In our last post (click here) we wrote about the booming whisky investment market. Last year the value of whisky sold at auction rose by 34%. The whisky exchange. So, if you are thinking on investing in single malt whisky yourself, what do you need to know to invest in whisky wisely?
Investing in Whisky
First of all we have to point out that every whisky investor should follow the same guidelines when investing in any commodity or the stock market. The only difference with investing in whisky and stocks is that if the whisky market bottoms out, you can at least drown your sorrows! So, here are our 6 best tips on making money with whisky.
6 Tips To Invest in Whisky
- Buy only well-known distillery brands which are already being invested in by collectors and investors
- Buy either previously released, older bottles or new bottles immediately upon release
- Single malts from distilleries which are no longer in operation are a great investment. Their single malts will become rarer and rarer.
- Bottles measured in fluid ounces rather than centiliters generally more expensive. The fl oz mark is a sign of age.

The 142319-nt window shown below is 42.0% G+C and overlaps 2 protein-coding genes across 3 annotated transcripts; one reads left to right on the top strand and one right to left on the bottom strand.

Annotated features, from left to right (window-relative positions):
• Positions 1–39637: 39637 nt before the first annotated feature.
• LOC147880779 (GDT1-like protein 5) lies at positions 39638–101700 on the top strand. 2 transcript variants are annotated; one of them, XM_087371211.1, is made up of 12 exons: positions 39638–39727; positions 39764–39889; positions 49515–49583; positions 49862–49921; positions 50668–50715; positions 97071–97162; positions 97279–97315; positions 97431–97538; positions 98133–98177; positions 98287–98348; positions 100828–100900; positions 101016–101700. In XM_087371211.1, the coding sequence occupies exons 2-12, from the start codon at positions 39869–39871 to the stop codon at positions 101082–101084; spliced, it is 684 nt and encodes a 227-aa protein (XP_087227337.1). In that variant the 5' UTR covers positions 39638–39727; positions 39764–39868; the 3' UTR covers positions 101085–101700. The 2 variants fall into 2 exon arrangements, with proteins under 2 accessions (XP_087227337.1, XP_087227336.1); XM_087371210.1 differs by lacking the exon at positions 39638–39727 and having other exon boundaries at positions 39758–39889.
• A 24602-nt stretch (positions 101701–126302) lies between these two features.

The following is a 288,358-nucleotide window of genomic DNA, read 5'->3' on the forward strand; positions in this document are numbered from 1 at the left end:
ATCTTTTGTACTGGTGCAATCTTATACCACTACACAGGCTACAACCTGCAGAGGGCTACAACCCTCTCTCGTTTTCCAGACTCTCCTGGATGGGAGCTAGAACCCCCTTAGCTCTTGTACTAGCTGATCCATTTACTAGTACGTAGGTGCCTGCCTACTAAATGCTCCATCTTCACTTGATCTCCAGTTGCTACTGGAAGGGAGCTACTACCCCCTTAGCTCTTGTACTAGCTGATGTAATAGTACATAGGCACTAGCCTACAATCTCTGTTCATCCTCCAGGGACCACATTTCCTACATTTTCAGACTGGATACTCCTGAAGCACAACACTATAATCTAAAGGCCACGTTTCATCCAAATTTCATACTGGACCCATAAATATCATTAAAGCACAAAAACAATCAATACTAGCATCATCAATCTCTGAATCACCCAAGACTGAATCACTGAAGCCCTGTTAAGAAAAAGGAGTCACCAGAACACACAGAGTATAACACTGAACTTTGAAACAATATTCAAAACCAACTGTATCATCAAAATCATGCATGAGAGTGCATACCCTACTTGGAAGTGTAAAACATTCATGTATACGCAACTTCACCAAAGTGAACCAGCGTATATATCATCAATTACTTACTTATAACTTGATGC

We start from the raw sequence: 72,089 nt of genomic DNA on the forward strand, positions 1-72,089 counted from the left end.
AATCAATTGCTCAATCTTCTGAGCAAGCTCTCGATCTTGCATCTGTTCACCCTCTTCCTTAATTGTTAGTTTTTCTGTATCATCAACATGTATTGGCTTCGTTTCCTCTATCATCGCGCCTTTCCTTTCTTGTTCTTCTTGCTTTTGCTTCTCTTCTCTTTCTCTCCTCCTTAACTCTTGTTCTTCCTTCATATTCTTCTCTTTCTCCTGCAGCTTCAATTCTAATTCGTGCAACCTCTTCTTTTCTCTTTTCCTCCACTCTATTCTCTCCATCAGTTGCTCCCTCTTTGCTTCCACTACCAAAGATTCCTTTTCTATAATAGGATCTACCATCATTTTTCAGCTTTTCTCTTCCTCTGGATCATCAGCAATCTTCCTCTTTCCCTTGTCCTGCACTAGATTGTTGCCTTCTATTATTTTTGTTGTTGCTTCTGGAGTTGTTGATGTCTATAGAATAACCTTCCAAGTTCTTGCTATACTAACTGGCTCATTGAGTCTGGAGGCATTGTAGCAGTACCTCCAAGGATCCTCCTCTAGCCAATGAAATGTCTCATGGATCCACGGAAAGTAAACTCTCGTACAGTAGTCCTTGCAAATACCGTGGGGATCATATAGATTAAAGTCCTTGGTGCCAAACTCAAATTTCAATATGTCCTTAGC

- Try to find rare bottles and special editions. Visit distilleries and go to fares, there it’s possible to pick up cask-strength bottles and single cask with a vintage
- In time, find out about smaller distilleries which do independent bottling.
More Advice on Investing in Whisky
As with any market which see fluctuations in prices and demand there is always some kind of risk involved. Paying too much for the wrong bottle could lose you money.
Be careful of forgeries. Online internet sites are awash with empty bottles. Do you know why? People are now filling them up with cheap whisky and passing them off as rare and collectible whisky. So check out all the bottling very carefully first. Buy online line with great care.
Whisky which is kept at home as investment may have to be insured. Therefore, it’s a good idea to speak to your insurance company about this.
One of the most important tips on investing in whisky is to remember the difference between storing whisky and wine. Whisky doesn’t mature in the bottle, however it needs to be stored upright with no contact between the cork and the whisky.